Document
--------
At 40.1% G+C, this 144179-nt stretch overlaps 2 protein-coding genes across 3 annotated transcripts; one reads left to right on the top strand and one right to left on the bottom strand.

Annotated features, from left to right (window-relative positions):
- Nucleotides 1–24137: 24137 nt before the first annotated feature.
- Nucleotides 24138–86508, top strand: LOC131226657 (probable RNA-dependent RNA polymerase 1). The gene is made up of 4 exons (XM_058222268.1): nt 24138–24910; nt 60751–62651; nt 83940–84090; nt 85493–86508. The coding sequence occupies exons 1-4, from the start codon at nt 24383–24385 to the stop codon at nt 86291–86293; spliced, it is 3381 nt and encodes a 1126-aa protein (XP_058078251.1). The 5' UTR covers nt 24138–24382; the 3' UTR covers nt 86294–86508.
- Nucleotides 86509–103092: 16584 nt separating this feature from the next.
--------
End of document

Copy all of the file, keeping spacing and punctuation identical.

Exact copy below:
At 40.1% G+C, this 144179-nt stretch overlaps 2 protein-coding genes across 3 annotated transcripts; one reads left to right on the top strand and one right to left on the bottom strand.

Annotated features, from left to right (window-relative positions):
- Nucleotides 1–24137: 24137 nt before the first annotated feature.
- Nucleotides 24138–86508, top strand: LOC131226657 (probable RNA-dependent RNA polymerase 1). The gene is made up of 4 exons (XM_058222268.1): nt 24138–24910; nt 60751–62651; nt 83940–84090; nt 85493–86508. The coding sequence occupies exons 1-4, from the start codon at nt 24383–24385 to the stop codon at nt 86291–86293; spliced, it is 3381 nt and encodes a 1126-aa protein (XP_058078251.1). The 5' UTR covers nt 24138–24382; the 3' UTR covers nt 86294–86508.
- Nucleotides 86509–103092: 16584 nt separating this feature from the next.